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June 5, 2013 / samwilson60

Bring on the fun stuff

We started what felt like a new stage in the trip with plans to meet Ben and Jen again at South Luangwa national park. We had the best part of a week to get to our rendezvous and were cautious about the latest gearbox repairs so settled for a short first drive out of Harare and camped on the grounds of the Chinhoyi Caves.


The caves were small but spectacular. The first was so dark we missed a turn in the steps down and nearly ended up rock-climbing our way to the bottom, which would no doubt have ended badly. Thankfully we realised this was a bit extreme, even for Zim (a country that lets you walk around game parks unguided), and true enough there were fully functional steps to our right. We reached the opening to the second cave in one piece and knew there was supposed to be a big pool at the bottom, but it still took a good few minutes to realise we weren’t staring at a reflection on the back wall but at the surface of the water itself.



The final set of caves was lit but just as treacherous – the lights themselves didn’t inspire confidence and even if they held out, we’d already been given every reason to believe the electricity supply wouldn’t. As we wound our way around lots of chambers and tunnels with nothing but a pair of dodgy lighters between us we started to realise why these places normally insist on guides, but we had great fun winging it, we met some owls and we escaped unscathed.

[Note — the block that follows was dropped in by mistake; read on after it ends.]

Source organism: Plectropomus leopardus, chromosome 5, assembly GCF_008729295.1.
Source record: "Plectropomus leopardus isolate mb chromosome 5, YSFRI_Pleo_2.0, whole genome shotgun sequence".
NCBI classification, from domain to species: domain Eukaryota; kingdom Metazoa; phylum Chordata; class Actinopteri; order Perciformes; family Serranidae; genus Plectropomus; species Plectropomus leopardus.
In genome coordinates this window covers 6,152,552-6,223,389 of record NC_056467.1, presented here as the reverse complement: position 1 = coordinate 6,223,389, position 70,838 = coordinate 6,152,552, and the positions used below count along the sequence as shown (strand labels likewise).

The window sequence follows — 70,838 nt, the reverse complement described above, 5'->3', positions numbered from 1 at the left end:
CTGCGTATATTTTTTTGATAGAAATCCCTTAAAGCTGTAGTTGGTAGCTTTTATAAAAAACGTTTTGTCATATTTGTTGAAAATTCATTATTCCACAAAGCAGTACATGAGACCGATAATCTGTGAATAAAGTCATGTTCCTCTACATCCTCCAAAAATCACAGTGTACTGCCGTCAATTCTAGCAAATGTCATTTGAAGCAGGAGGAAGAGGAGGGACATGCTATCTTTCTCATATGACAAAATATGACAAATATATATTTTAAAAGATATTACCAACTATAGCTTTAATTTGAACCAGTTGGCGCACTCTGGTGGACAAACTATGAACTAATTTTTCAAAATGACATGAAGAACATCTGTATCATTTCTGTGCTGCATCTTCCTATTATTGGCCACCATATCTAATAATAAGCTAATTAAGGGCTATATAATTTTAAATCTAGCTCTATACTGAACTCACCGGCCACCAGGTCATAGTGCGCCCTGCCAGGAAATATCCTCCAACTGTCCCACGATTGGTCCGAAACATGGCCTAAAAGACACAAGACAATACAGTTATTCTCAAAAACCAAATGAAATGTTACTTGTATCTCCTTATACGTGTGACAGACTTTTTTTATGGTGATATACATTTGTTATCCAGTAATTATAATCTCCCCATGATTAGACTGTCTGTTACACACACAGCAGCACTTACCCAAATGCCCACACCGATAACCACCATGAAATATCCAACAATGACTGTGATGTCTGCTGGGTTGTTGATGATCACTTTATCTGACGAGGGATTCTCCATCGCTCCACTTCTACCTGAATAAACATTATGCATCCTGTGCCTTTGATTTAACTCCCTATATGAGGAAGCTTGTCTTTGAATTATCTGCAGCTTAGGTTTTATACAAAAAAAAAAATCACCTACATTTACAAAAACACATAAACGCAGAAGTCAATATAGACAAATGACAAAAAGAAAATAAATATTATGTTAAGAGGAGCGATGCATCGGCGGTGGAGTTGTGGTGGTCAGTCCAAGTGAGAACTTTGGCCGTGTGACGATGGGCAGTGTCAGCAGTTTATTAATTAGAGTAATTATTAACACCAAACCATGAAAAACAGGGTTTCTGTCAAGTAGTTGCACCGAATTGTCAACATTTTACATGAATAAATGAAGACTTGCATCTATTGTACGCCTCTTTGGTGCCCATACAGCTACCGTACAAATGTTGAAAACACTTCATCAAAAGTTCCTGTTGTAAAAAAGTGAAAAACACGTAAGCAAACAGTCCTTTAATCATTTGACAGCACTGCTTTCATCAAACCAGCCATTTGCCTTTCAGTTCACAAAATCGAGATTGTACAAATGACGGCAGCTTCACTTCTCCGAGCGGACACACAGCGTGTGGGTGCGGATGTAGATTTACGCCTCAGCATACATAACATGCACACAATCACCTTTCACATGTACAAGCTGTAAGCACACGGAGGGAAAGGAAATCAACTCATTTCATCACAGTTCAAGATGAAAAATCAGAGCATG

From the caves we continued north to Lake Kariba. We’d assumed we’d camp south of Kariba town but were put off by the price tag and relative lack of view at the campsite we’d had recommended. We also wanted some internet if possible (someone overlooked a bill in Switzerland it seems) so decided basing ourselves in town could be quite handy after all. There were no signs of internet cafes and most of the hotels were derelict but we found a cracking campsite atop a hill overlooking the lake (just before overshooting Kariba and ending up at Zambian immigration). Not only was it in business still, it also had lots of cheap firewood (the bundles got bigger the more you bought), the perfect clothes washing sinks and a nice track to walk/run along down to the water. The fruits falling from the trees all around us were more than a little hazardous but not the size of coconuts or sausage fruits so we counted ourselves lucky and stayed for two nights. On our off day we went into town, dodging the urban zebras as we went to see if we could find internet. The hotel we tried was a dead loss – it didn’t even have a roof – but the ladies at the harbour café came to the rescue.  They started listing places we could try for wi-fi but as soon as Sam asked to buy some homemade ginger nuts for the road one of them offered us her dongles (plural) instead. So we went nowhere, got online there and then and treated ourselves to lunch AND ginger nuts. Result!



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